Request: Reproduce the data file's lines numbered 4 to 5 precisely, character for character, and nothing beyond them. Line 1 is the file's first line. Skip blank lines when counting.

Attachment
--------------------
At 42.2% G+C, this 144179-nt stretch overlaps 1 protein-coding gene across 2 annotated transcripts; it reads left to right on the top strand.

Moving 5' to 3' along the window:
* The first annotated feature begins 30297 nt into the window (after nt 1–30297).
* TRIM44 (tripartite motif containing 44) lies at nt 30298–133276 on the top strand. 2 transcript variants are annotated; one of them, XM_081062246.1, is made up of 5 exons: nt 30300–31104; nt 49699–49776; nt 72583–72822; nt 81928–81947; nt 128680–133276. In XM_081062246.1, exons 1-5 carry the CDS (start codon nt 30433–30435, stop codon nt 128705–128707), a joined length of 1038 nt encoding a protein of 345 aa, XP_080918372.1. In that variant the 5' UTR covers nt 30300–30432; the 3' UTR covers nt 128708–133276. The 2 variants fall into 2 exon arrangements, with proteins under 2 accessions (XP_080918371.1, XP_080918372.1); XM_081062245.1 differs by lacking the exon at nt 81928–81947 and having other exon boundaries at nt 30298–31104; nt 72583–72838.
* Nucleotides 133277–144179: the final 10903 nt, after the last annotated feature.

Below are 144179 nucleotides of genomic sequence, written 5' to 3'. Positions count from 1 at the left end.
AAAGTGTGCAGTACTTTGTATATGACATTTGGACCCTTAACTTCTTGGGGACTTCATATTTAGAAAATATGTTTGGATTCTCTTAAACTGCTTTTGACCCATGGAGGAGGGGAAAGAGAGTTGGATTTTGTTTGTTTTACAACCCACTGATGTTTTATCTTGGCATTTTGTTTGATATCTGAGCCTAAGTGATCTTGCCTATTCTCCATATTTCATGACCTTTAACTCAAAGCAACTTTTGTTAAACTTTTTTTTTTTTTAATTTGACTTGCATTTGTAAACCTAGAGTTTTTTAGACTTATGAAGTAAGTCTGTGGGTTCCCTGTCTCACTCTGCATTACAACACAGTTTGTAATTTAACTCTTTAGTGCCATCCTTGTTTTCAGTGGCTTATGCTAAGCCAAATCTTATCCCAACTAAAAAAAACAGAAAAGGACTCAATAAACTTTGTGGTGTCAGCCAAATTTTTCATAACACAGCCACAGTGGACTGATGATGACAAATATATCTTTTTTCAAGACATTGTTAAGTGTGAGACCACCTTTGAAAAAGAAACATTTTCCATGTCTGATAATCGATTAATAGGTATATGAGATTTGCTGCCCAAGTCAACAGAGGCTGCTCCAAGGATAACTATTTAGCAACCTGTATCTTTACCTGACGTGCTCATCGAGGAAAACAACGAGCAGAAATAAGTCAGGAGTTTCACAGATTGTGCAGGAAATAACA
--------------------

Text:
* TRIM44 (tripartite motif containing 44) lies at nt 30298–133276 on the top strand. 2 transcript variants are annotated; one of them, XM_081062246.1, is made up of 5 exons: nt 30300–31104; nt 49699–49776; nt 72583–72822; nt 81928–81947; nt 128680–133276. In XM_081062246.1, exons 1-5 carry the CDS (start codon nt 30433–30435, stop codon nt 128705–128707), a joined length of 1038 nt encoding a protein of 345 aa, XP_080918372.1. In that variant the 5' UTR covers nt 30300–30432; the 3' UTR covers nt 128708–133276. The 2 variants fall into 2 exon arrangements, with proteins under 2 accessions (XP_080918371.1, XP_080918372.1); XM_081062245.1 differs by lacking the exon at nt 81928–81947 and having other exon boundaries at nt 30298–31104; nt 72583–72838.
* Nucleotides 133277–144179: the final 10903 nt, after the last annotated feature.